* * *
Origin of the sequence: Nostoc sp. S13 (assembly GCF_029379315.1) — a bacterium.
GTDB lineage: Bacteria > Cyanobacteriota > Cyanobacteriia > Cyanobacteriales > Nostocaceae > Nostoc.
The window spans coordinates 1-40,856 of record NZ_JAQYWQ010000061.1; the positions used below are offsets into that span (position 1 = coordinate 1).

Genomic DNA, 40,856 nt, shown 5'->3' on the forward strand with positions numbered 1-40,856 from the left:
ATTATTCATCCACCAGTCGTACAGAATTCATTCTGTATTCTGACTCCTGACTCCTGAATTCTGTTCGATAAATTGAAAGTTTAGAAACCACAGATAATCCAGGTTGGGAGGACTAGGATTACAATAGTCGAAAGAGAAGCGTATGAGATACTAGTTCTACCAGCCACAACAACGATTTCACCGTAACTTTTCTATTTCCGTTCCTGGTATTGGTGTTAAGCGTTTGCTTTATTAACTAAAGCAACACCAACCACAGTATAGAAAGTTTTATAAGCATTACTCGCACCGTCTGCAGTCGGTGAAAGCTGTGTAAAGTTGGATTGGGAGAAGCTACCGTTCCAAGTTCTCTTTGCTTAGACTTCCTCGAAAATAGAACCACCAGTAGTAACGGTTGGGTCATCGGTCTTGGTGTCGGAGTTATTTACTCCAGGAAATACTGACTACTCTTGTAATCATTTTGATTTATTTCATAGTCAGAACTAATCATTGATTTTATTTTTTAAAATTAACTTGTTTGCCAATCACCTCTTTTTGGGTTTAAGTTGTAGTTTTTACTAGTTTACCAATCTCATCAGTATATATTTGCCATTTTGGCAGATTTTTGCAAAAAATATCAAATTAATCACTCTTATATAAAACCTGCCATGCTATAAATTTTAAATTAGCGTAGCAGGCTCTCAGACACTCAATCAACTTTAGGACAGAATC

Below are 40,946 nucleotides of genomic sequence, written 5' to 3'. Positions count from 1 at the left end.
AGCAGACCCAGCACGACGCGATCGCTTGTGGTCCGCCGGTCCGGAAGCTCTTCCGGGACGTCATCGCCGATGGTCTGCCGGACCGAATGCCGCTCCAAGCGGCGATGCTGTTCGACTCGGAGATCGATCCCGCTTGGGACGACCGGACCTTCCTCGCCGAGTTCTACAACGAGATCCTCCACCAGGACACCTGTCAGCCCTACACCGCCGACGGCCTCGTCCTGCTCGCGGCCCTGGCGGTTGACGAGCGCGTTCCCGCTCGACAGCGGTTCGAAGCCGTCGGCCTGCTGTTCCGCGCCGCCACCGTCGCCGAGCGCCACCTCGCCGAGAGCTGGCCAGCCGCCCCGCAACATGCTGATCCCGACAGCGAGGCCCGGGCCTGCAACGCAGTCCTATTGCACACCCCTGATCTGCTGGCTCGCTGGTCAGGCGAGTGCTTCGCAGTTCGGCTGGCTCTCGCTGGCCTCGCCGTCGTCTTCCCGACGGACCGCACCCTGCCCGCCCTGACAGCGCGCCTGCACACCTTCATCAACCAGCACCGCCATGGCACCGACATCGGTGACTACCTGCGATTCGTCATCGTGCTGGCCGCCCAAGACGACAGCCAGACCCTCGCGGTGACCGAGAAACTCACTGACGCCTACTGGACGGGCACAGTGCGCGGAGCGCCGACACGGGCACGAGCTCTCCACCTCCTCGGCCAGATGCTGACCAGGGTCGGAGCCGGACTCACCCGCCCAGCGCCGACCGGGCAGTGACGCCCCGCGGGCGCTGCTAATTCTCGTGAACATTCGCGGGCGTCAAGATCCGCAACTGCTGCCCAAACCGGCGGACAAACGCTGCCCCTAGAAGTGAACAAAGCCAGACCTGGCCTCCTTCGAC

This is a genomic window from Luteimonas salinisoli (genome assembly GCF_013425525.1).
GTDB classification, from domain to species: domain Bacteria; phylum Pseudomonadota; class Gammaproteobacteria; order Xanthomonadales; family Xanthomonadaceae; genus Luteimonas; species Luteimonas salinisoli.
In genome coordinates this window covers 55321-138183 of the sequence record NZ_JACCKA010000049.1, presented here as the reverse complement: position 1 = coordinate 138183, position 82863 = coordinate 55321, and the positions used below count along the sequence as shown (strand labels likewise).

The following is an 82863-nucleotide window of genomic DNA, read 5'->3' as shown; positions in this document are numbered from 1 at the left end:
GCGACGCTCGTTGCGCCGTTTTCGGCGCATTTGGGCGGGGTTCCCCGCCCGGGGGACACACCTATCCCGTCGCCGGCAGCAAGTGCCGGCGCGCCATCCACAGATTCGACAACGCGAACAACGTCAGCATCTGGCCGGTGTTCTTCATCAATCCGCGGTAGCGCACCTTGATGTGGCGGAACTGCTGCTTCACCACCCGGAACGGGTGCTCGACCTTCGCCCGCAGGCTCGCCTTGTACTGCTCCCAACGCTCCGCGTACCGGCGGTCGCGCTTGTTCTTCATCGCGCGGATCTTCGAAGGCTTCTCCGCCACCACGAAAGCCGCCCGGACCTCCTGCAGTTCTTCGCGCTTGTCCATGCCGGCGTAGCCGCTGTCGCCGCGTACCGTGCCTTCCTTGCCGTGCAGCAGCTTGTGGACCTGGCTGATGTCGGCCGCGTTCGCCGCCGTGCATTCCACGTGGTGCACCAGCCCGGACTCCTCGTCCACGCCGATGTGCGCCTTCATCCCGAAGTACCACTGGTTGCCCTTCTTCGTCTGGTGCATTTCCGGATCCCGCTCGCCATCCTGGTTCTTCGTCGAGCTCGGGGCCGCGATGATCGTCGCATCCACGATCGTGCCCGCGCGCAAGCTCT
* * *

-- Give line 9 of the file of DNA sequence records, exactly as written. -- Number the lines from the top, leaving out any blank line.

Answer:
GTDB classification, from domain to species: domain Bacteria; phylum Pseudomonadota; class Gammaproteobacteria; order Xanthomonadales; family Xanthomonadaceae; genus Luteimonas; species Luteimonas salinisoli.